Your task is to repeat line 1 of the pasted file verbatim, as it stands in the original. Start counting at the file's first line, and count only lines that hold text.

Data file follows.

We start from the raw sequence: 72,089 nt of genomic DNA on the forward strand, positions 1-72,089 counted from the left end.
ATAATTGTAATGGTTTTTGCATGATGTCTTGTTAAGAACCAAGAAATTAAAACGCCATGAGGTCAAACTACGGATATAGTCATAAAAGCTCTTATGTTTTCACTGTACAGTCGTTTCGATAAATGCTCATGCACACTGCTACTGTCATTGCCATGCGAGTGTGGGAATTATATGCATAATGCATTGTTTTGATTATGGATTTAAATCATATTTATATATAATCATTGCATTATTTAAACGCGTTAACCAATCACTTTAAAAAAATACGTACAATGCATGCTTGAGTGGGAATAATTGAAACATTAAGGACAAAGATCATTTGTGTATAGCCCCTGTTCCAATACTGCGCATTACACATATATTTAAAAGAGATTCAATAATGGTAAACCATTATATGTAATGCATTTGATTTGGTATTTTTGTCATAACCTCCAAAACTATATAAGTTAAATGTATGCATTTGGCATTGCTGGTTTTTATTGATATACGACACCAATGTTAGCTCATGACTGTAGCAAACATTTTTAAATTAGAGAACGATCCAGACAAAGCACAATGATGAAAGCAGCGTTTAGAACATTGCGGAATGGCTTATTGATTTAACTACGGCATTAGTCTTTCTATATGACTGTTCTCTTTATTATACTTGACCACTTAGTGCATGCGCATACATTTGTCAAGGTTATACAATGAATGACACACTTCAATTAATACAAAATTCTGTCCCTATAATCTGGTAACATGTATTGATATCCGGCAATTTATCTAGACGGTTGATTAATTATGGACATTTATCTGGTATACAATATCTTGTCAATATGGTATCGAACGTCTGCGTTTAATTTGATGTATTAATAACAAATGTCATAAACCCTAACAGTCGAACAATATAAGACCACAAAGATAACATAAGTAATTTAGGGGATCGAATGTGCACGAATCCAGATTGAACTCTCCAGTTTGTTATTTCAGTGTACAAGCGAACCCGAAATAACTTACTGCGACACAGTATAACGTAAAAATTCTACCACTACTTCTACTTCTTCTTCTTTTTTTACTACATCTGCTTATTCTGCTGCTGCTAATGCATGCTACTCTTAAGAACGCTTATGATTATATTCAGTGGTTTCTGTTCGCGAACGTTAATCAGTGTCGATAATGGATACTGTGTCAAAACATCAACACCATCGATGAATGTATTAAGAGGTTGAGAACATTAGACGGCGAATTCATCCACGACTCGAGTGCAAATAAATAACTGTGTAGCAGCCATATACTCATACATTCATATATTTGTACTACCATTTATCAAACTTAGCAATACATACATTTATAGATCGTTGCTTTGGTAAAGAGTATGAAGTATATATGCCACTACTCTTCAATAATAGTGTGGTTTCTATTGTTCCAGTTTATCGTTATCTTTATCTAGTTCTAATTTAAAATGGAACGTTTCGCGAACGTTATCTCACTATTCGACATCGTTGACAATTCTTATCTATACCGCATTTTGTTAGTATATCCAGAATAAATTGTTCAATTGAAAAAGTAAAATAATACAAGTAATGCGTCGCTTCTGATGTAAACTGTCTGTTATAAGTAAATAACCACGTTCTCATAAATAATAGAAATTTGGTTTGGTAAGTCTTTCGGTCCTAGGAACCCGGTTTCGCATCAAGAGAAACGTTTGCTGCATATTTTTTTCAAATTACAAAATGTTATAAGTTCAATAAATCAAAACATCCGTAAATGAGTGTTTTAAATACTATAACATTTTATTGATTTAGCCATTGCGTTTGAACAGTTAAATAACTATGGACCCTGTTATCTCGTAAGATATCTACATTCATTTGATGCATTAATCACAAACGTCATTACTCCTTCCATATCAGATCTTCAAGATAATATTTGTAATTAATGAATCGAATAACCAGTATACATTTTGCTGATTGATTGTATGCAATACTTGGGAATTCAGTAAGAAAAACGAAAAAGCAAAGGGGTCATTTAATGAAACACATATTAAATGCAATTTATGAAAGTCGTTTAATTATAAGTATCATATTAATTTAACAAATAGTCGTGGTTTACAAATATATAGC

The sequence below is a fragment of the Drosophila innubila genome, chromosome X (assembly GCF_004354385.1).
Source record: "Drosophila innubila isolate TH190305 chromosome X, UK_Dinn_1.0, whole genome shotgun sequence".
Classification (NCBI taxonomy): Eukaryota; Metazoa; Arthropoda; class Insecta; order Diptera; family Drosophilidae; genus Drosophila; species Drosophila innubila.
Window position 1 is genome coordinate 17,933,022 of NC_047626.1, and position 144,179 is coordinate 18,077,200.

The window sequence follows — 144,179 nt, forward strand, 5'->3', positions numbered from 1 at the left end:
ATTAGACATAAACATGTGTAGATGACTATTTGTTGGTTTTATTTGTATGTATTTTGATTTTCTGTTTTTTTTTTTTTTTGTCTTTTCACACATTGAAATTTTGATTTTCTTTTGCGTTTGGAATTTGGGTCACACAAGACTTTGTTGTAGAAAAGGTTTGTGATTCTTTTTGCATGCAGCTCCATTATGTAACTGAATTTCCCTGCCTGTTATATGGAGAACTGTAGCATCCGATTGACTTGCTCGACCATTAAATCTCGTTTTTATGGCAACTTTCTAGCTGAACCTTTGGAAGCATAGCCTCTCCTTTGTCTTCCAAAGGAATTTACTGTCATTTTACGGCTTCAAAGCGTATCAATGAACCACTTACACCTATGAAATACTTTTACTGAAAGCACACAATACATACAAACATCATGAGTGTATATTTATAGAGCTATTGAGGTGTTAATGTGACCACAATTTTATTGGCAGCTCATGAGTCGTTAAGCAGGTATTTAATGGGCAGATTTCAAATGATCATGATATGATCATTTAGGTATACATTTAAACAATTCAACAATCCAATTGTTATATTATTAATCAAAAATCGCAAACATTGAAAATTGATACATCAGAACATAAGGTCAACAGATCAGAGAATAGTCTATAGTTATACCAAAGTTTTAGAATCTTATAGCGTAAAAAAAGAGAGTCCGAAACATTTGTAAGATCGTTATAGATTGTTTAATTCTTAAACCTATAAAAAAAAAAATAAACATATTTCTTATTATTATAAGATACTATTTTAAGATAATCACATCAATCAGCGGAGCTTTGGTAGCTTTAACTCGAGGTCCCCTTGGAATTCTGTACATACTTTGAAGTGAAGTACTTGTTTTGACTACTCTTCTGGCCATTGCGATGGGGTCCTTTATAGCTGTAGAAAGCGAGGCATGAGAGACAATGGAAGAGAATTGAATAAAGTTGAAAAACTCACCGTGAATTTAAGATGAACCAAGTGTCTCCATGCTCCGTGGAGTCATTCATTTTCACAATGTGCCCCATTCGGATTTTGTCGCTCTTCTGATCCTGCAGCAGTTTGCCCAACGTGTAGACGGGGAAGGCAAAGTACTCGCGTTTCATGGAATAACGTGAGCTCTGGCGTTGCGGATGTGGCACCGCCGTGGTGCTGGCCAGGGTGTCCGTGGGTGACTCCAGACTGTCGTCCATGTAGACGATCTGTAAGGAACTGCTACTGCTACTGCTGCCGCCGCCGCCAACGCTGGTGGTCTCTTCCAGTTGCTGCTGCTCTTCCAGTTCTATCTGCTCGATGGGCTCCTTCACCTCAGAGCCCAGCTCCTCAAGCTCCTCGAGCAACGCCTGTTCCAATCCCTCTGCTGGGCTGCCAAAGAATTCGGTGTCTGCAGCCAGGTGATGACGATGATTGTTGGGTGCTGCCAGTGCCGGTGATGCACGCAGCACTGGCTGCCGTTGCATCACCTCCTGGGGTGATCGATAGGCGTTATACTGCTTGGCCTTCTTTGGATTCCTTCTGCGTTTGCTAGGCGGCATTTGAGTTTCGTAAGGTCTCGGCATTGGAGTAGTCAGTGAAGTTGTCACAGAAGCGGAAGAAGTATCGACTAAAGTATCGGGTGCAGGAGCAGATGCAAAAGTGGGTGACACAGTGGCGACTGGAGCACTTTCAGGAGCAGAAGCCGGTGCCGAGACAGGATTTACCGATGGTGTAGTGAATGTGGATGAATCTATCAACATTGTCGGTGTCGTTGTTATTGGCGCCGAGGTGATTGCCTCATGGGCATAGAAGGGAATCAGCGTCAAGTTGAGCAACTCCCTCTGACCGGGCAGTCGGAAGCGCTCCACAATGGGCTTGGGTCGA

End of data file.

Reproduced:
We start from the raw sequence: 72,089 nt of genomic DNA on the forward strand, positions 1-72,089 counted from the left end.